2. Deal with any negative experience for your clients as soon as possible. You have to change your HABITS. If you know someone is upset, get back to them right away instead of avoiding or procrastinating. It is actually easier to FACE it head on than to procrastinate. You’ll get it over with and the rest of your day will be easier, more efficient, effective because you’ve removed a stressor up front. You will sleep better. DO the thing you HATE to do FIRST and you’ll have a better day every day!
  3. Ask for feedback all the time.
  4. If you are sure that someone had a negative experience VERBALLY ASK FOR FEEDBACK! Just by asking for feedback you are giving them a chance to vent. If they get a chance to vent they are a lot less likely to put the effort into finding a place online to vent. Ask them what are they upset about? Can you fix it? If you can REPAIR it then do it!! If you know someone is just a control freak or some other kind of freak just let them go and pray that the cream rises to the top.
  5. Learn to detect problem clients in advance. Are they asking the same questions over and over in different ways? This is probably a skittish person that is going to cause headaches for you. This skittishness in my experience is usually about control and or money…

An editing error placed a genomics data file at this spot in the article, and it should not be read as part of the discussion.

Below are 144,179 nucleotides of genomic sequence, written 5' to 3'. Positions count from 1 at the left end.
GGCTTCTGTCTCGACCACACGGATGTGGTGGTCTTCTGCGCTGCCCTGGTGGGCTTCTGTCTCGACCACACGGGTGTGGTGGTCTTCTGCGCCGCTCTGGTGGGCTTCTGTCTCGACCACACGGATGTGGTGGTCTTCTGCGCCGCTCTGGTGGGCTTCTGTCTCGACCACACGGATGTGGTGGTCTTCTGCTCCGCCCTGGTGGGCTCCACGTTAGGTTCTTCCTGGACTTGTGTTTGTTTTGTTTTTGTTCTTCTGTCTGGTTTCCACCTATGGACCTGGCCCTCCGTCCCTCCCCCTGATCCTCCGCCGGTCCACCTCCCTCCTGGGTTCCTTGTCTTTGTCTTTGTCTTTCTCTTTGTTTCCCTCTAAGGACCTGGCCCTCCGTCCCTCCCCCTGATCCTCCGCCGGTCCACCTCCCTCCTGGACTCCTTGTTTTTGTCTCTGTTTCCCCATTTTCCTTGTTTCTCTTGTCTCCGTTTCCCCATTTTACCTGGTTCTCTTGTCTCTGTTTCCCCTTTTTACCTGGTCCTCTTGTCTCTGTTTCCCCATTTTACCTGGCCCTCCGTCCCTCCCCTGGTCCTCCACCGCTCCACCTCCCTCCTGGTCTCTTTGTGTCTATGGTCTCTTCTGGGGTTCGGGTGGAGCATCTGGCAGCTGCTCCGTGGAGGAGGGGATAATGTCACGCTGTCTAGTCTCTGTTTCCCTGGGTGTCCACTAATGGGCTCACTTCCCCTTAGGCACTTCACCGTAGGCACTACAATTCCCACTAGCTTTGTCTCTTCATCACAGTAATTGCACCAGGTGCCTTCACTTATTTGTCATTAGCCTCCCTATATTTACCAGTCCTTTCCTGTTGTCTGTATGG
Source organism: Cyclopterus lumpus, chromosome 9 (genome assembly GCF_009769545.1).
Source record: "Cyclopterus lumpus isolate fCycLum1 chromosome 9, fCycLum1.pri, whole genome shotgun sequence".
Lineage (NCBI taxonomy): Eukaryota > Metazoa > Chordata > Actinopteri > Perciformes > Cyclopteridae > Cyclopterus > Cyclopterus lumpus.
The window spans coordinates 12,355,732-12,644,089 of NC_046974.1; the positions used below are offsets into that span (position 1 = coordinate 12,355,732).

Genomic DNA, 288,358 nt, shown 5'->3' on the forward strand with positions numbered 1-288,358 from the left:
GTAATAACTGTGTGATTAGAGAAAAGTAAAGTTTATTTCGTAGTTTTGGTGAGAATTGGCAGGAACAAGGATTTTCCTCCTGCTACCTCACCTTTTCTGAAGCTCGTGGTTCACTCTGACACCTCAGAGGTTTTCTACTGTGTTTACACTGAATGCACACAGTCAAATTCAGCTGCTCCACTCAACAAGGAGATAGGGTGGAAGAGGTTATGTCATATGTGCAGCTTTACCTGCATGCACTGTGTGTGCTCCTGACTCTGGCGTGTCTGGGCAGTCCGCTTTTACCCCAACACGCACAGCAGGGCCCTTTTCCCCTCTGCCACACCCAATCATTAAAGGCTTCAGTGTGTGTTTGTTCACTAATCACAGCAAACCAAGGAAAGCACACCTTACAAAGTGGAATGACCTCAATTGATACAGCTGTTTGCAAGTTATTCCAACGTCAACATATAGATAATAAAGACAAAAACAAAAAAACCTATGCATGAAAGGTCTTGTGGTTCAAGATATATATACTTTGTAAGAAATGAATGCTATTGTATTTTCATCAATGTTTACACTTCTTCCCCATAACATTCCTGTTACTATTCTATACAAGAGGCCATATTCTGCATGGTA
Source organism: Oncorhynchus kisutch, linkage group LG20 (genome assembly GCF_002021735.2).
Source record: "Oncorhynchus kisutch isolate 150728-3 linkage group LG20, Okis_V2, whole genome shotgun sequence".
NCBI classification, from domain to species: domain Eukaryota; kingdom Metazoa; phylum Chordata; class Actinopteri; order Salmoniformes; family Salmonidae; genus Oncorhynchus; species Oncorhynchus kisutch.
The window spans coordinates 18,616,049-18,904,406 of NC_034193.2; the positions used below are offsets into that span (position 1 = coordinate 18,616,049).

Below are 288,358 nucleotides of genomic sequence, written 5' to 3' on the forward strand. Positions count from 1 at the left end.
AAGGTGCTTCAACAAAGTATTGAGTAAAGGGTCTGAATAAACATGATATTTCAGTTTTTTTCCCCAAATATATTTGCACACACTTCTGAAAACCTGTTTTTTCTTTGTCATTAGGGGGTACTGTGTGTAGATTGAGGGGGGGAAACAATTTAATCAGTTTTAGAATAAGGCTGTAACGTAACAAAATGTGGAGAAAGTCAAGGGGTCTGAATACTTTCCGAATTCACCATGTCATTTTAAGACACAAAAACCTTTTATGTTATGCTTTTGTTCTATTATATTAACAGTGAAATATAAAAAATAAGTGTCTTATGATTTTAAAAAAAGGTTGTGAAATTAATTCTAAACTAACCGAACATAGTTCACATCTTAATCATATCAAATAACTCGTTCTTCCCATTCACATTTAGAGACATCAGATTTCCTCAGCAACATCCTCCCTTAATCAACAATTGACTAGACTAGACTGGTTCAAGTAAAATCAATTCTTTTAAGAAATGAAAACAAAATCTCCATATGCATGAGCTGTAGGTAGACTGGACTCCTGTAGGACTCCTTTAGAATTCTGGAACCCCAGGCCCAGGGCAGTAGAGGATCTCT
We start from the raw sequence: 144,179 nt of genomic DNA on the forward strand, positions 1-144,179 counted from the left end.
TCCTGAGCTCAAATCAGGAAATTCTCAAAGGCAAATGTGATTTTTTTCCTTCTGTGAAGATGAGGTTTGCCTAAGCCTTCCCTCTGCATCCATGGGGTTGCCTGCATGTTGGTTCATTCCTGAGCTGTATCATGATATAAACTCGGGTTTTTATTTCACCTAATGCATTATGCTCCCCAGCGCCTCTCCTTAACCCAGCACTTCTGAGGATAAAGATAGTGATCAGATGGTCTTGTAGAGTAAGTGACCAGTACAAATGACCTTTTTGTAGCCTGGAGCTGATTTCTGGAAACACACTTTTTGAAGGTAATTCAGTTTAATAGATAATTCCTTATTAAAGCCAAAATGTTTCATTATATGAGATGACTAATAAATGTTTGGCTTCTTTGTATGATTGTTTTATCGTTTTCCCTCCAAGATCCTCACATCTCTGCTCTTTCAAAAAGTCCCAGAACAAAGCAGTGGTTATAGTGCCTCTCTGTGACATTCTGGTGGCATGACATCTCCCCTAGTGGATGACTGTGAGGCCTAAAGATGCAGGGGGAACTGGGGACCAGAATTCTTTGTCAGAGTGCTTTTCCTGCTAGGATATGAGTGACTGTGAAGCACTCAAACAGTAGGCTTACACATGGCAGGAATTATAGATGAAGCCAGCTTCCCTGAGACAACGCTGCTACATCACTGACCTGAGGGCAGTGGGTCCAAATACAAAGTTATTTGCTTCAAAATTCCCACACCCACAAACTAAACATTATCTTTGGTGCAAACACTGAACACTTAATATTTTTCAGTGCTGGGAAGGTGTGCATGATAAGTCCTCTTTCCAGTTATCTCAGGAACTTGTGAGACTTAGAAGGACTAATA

Controlling people are very bad customers and are likely to lash out with a nasty review of your business. (I’m not a psychologist). How can you tell if someone is controlling. For me it is by watching how they react to questions. If they become sarcastic or flippant when you start digging in on a subject they don’t like to be out of control and start to feel anxious when you press them. Learn more about identifying controlling people so you can send them on their way.

Money, Money, Money

The only other thing other than customer service that seems to come up in negative reviews is money. If you have great customer service or a great product the thing that will come up in negative reviews is MONEY. The money issue seems to be tied to the Control issue.

If a potential client asks way too many questions about the fees, or if they take up a lot of your time on the phone before they agree to work with you. Those are signs that they are LIKELY going to be a problem CUSTOMER and they are trying hard to control everything. Send them on their way to someone else. It is OK to turn down work and well worth it in the long run.

Here is an infographic that covers the subject of online reviews very well.
NOTE: This is NOT an endorsement of

NOTE: This is NOT an endorsement of

Frank Gomez

Frank Gomez is the owner of Empowered Marketing, LLC: Providing Website Development, Web Design and Graphic Design since 1997. Originally named Frank's Designs in Seattle, the descriptor Empowered Marketing was added in 2008 when he moved to Sarasota. In Sarasota, Frank developed his skills in InDesign, Adobe Illustrator and Photoshop as well as incorporating WordPress to build compelling, fast loading websites.